Also, week 4 was the gas chamber. I really want to write as much detail here, but there's really not much to write. You go into a gas chamber with your mask on, you'll do some jumping jacks, they'll tell you to take off your mask. Once done, you yell your social security number and your reporting statement "Sir trainee whatever reports as ordered" and get the hell out. My eyes were burning so bad, which is the worst part. Breathing wasn't much of an issue for me, but others struggled, and the snot that comes out of your nose is disgusting. It lasts a good 5 minutes or so, but it's not too bad.

Week 5

Week 5 is combatives. Kind of. You hit each other with sticks. It's exhausting. There's really no winners or losers, you just have a minute to beat the hell out of each other. Also, you get to call out someone if you don't like them, which, without a doubt, you will hate someone in your flight. The guy I fought was actually really down to Earth. I recommend looking up some videos and seeing what gets done. It may look fairly lame from the outside looking in, but it's fun.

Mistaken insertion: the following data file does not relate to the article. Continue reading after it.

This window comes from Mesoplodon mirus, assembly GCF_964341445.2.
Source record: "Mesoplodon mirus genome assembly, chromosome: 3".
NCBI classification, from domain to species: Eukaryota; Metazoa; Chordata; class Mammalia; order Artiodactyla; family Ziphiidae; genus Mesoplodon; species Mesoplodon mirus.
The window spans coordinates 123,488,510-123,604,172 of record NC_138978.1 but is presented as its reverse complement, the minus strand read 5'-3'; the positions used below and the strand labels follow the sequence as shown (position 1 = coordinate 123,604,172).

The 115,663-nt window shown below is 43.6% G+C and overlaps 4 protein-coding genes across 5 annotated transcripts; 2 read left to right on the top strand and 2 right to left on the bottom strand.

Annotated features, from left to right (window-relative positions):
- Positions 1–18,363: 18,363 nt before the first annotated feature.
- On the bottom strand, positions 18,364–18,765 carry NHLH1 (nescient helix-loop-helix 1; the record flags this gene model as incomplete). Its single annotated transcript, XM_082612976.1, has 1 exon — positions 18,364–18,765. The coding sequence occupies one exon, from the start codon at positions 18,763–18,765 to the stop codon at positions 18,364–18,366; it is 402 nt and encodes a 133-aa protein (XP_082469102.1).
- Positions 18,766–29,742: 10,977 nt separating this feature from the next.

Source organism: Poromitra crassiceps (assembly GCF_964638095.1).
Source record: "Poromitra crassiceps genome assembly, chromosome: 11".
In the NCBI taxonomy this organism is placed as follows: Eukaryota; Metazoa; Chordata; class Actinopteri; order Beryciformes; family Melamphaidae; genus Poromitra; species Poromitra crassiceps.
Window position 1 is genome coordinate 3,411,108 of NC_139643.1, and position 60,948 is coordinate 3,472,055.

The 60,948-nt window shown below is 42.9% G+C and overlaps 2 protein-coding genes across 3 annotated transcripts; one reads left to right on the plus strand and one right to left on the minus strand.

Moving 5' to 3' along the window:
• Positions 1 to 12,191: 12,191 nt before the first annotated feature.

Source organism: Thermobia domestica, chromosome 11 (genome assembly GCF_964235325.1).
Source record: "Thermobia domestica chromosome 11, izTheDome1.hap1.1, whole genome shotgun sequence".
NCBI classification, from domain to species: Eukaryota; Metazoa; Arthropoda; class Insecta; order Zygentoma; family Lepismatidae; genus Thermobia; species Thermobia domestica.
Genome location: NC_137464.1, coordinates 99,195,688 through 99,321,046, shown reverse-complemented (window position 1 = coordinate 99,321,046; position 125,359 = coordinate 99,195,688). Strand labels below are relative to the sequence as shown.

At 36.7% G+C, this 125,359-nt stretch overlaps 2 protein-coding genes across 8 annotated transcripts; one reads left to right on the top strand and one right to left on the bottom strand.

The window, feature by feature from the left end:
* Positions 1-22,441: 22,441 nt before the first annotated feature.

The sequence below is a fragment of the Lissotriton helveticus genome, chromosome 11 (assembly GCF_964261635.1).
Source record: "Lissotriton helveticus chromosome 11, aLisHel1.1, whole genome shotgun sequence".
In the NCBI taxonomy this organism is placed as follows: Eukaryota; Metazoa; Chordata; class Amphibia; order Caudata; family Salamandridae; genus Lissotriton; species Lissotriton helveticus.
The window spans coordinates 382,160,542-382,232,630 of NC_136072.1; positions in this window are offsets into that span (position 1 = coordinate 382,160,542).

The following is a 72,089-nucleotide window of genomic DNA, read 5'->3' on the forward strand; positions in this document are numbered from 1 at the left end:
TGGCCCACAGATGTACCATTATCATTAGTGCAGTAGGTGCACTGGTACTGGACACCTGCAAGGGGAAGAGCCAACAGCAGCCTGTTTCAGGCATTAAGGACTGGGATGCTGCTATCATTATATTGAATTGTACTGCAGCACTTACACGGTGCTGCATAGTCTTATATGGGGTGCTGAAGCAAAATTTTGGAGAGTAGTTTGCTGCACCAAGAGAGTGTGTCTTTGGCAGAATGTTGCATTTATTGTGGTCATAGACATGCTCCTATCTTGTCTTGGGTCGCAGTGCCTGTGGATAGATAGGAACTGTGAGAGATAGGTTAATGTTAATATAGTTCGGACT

Also week 5 is when you get to shoot your M16. You sit in a class all day with a gun learning exactly how to prepare it for shooting. After a few hours, you go out to the shooting range and show off your skills. You shoot a total of 50-something shots, and only 24 count. If you want to earn your marksman ribbon, you have to hit 21 of 24. I'm not one to brag, but I did it. My advice would be to take your time. You have 1 small, 1 medium, and 1 large target. Shoot the largest 2 first, and take your time on the smallest. As much time as you need.

Week 6

Beast week. It sounds terrifying. It's not. Week 6 is basically a recap of all of your training. You go to a simulated warzone. You practice your medical skills, your bomb seeking skills, and your guarding skills. And you do this over, and over, and over. It's boring, but in the same breathe, it's nice. You have no TI's for an entire week, you don't have to march everywhere, and you get to BS with other trainees. In one sense, it sucks because it's so repetitive, but in another, it's a much more relaxed atmosphere that you love every minute of it.

Apparently there are "chalk walks" where you go on missions and rescue dummies, but we had a ton of rain the week before that it was too dangerous to go. Speaking of danger, nothing in BMT is too dangerous. Since you are in training status, they will not risk you getting hurt. When you go operational (see SERE training), it's a different story. Yes, people sprained their ankles, got stung by non-poisonous scorpions, and had nervous breakdowns, but it's nothing to be scared about. But I digress, BEAST week has ups and downs, but try your best to enjoy it. Besides, there's a sweet ceremony at the end (which I won't give away), and you get your dog tags.

Week 7